To My Smiling Annie
by Mr. Sheehy
Smiles – that’s what I called you when you were little, and though I have fallen off by now (my favorite nicknames for you come from your mom – Peanut, Pumpkin), your smiling has not. I suppose if we were to engage some sort of official study we’d find that all kids under a year old smile all the time, but I really wonder if anyone could smile as easily as you. You make me feel like I’m the champion dad simply for looking at you. You’re sitting on the floor in the kitchen, I walk by and make eye contact, and you beam your toothless, open-mouthed gasp of joy, suck in some air to make a light “hhheee” noise, crinkle your nose, and flap your arms up and down – and that before I make a move to come closer to you. You’ll give a similar reaction to Ellen, Gramma, Grampa, Uncle Aaron, or Uncle Brian, but of course your reaction for Mommy is a level above all this.
Today, for example, I played a game with you in the kitchen called “Make you smile” – it’s my favorite game and I play it as often as possible. For this version, I was holding you and talking to Mommy as she ate lunch. I’d back away to the far side of the kitchen and you’d be fairly noncommittal in mood, but then I’d say, “Make you smile” and begin walking towards Mommy. You’d instantly beam and grow in squirmy joy until, a foot or so from your target parent, you’d throw yourself at her with your arms up by your face. Then we’d back up to the far side of the kitchen while you reacquired a mid-range mood; then we’d attack again, always with the same joyous reaction.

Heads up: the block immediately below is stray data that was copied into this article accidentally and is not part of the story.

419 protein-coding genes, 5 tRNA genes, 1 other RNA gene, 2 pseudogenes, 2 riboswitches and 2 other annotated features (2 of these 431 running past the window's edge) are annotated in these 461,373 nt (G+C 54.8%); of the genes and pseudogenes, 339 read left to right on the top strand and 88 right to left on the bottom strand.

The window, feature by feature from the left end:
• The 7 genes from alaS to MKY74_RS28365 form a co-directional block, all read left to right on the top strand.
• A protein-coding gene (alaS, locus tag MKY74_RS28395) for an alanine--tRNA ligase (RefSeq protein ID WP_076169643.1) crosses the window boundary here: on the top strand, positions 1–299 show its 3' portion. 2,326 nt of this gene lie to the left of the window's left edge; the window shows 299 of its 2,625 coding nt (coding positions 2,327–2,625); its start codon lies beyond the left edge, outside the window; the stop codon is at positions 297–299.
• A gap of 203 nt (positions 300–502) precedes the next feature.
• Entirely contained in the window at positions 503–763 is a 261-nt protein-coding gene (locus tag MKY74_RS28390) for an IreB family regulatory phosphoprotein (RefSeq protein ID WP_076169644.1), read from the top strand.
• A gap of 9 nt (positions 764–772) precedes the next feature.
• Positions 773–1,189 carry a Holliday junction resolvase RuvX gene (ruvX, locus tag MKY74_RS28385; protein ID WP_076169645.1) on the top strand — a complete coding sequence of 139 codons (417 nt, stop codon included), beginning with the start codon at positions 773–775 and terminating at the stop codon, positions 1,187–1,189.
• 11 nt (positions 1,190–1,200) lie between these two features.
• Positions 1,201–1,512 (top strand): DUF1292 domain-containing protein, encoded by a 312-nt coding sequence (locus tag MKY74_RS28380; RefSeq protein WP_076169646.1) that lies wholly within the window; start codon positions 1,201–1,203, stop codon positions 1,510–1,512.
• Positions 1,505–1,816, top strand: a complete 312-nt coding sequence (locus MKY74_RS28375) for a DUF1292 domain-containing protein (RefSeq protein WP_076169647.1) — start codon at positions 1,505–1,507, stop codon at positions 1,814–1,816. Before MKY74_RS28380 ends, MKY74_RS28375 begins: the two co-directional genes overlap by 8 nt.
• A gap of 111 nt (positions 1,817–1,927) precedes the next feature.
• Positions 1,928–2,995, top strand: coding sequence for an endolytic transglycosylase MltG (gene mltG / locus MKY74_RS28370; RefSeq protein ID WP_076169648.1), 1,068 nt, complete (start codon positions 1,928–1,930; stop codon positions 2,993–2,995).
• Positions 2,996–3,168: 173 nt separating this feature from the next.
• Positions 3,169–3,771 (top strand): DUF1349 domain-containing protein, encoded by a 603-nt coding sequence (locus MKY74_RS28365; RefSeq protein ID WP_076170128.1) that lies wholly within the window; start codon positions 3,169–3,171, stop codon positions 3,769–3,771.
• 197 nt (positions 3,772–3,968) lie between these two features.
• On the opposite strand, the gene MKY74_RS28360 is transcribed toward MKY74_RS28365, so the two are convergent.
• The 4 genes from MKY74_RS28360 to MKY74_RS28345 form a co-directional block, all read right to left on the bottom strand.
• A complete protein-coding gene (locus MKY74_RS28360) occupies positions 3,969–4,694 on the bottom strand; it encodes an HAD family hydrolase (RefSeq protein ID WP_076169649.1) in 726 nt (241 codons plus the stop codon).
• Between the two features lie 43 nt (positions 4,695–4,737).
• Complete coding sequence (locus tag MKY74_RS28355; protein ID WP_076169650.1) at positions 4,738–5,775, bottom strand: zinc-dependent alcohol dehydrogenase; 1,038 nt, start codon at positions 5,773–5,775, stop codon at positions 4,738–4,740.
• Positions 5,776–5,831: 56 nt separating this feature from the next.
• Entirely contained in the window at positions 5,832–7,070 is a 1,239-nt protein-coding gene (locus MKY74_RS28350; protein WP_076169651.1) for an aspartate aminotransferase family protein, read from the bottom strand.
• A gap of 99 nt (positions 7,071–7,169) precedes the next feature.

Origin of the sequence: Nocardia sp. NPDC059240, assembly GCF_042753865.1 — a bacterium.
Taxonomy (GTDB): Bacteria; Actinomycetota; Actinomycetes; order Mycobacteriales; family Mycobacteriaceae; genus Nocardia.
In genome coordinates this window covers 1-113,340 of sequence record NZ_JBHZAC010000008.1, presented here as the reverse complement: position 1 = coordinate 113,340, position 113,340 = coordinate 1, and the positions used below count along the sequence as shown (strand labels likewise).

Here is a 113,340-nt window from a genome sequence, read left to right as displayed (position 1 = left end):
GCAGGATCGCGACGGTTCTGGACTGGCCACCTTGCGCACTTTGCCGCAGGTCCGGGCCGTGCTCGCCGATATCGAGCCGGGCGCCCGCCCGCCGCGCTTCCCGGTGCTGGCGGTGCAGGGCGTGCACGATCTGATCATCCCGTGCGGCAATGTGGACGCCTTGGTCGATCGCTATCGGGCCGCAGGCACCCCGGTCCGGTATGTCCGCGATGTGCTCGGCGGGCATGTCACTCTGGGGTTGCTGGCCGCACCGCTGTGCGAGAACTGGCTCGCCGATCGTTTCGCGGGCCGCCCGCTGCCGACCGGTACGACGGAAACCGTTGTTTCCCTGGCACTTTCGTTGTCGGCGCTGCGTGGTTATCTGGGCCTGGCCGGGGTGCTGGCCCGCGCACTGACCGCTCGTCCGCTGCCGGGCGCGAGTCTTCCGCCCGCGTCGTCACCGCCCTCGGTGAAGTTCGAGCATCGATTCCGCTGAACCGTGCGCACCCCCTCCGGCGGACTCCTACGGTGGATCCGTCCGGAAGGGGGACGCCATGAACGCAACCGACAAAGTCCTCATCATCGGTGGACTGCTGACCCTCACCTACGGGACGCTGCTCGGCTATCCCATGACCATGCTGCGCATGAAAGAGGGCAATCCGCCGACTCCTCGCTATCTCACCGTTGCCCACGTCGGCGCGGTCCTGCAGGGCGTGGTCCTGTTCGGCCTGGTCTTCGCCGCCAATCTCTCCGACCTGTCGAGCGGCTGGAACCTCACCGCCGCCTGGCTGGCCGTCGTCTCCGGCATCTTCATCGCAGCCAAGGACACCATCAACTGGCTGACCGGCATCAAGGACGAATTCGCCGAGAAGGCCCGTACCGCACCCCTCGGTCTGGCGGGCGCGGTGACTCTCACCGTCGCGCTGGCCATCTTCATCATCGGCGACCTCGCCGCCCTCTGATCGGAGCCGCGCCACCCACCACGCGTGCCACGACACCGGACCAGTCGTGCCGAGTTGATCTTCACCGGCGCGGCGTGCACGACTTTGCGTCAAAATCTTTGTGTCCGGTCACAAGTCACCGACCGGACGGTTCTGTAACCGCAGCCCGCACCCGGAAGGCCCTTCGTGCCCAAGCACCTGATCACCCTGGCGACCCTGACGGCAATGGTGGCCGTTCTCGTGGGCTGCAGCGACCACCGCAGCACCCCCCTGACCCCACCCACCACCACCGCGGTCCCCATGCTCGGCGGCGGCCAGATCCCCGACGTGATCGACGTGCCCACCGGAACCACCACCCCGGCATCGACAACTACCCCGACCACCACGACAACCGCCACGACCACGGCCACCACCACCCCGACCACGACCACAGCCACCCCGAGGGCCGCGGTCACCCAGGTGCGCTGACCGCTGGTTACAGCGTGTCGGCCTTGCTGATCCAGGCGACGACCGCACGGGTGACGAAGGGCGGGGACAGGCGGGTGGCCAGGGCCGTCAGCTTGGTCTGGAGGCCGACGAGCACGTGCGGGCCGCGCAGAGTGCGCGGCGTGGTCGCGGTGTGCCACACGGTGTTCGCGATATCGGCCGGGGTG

Easy to please and difficult to fluster has been your biggest theme to this point, which of course means that we are the world’s most spoiled family. If I want to do more than get a quick grin from you, I can wear my baseball cap – for some reason, a cap fascinates you as much as my winter hat used to fascinate your sister when she was of a similar age. Is it the discovery that despite the odd look I’m still the same guy? Or is the hat itself cool looking? It is a Red Sox hat . . .
The difficult to fluster side enters more when dealing with your big sister, who has to be the most loving sister you could ask for. But whatever level her love is, she is still only 2, and mistakes happen. Say Ellen has sought to bring you into the action and approaches you too vigorously, knocking you over. This is always an amusing sight, because it’s a slow-motion moment. She’ll do something, say give you a kiss, but she’ll push too hard in her effort to get near you. While she’s in close, you begin to tip, but it’s slow, and for a moment, if I see it, I wonder if you’ll catch yourself – you often surprise me with how far back you can go – but then as Ellen returns to her spot, you lean a bit too far and over you go, usually with a slant to the right or left, and clunk – you’re down. I never catch you – sorry, but it’s true, somehow the slow-motion process tricks me every time – and instead scoop you back to a sitting position, ready for you to explode into tears. But instead of an explosion you make a scrunched up about-to-cry face, maybe pout out a few minor tears, and then after a hug you’re back to normal. Like I said, I’m spoiled over how easy-going you are. The only time this quick-fix process fails is when you’re hungry or tired, and even then it’s amazing how a glance at Mommy cures any ill.
But that’s okay – easy going is a personality trait that will benefit you in the future. You do have to live in a house with Ellen and me, and these easy-to-please traits will become useful in your interactions with two passionately dramatic relatives who will always be close-by.